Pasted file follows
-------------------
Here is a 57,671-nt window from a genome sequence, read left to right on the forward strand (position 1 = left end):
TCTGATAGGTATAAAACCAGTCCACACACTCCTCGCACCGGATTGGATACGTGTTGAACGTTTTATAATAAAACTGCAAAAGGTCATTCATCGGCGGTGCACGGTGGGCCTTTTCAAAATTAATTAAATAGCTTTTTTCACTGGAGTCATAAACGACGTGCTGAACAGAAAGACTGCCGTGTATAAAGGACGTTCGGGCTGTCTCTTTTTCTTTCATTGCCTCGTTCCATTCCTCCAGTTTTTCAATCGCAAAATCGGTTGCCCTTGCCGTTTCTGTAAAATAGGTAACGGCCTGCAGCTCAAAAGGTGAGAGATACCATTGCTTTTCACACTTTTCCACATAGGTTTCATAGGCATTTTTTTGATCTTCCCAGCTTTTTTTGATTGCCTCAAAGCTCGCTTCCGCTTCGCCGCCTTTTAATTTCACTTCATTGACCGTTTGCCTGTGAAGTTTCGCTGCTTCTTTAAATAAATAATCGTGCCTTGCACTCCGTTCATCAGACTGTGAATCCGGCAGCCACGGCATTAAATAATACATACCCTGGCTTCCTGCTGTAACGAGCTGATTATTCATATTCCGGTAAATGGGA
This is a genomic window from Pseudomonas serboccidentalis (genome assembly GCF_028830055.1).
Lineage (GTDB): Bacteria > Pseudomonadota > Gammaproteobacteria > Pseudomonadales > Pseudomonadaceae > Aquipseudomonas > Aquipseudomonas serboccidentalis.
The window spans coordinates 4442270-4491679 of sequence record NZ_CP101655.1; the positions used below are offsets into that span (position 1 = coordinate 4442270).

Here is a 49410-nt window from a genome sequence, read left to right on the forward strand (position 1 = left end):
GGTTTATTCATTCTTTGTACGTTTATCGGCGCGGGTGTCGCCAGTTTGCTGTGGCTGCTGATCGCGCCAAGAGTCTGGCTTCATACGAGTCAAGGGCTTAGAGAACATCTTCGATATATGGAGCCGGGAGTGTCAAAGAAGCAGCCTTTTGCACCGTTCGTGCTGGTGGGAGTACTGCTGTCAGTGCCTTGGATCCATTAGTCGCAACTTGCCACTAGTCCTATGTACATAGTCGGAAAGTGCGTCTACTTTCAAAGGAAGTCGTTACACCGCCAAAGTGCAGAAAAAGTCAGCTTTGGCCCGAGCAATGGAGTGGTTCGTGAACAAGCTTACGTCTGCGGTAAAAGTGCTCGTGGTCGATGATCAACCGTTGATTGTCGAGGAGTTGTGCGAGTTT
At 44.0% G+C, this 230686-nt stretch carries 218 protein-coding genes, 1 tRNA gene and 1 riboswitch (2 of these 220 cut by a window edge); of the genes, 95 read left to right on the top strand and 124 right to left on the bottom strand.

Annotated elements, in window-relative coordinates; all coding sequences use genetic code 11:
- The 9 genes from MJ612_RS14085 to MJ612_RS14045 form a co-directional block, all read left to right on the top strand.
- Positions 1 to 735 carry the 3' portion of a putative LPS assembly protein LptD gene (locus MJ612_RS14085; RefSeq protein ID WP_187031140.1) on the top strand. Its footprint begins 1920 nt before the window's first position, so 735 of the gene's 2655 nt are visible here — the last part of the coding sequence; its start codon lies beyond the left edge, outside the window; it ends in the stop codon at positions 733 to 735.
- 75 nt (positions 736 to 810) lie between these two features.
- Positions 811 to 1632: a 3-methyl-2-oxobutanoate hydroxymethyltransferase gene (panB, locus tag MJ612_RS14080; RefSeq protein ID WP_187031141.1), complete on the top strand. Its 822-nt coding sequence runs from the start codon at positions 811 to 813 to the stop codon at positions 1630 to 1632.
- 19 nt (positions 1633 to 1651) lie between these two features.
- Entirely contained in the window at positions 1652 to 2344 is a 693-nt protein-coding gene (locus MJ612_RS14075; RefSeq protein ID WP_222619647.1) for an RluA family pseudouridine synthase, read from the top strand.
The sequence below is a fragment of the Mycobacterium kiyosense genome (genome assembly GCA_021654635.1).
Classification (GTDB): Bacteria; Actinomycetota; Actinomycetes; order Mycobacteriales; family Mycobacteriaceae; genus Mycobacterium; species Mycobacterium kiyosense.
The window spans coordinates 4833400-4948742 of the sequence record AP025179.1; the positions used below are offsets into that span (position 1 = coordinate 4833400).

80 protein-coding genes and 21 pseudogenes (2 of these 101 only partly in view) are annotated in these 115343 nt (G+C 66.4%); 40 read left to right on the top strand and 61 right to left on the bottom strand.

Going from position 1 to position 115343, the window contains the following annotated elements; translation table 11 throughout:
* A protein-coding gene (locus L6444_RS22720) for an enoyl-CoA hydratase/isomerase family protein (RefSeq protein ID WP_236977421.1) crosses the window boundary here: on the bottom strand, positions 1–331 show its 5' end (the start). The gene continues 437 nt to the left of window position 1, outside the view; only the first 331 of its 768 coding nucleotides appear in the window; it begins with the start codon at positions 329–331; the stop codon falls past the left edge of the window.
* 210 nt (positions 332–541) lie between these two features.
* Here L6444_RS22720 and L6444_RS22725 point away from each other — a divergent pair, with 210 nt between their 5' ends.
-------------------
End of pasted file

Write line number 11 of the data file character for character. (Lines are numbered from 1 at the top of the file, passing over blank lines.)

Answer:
- Positions 1 to 735 carry the 3' portion of a putative LPS assembly protein LptD gene (locus MJ612_RS14085; RefSeq protein ID WP_187031140.1) on the top strand. Its footprint begins 1920 nt before the window's first position, so 735 of the gene's 2655 nt are visible here — the last part of the coding sequence; its start codon lies beyond the left edge, outside the window; it ends in the stop codon at positions 733 to 735.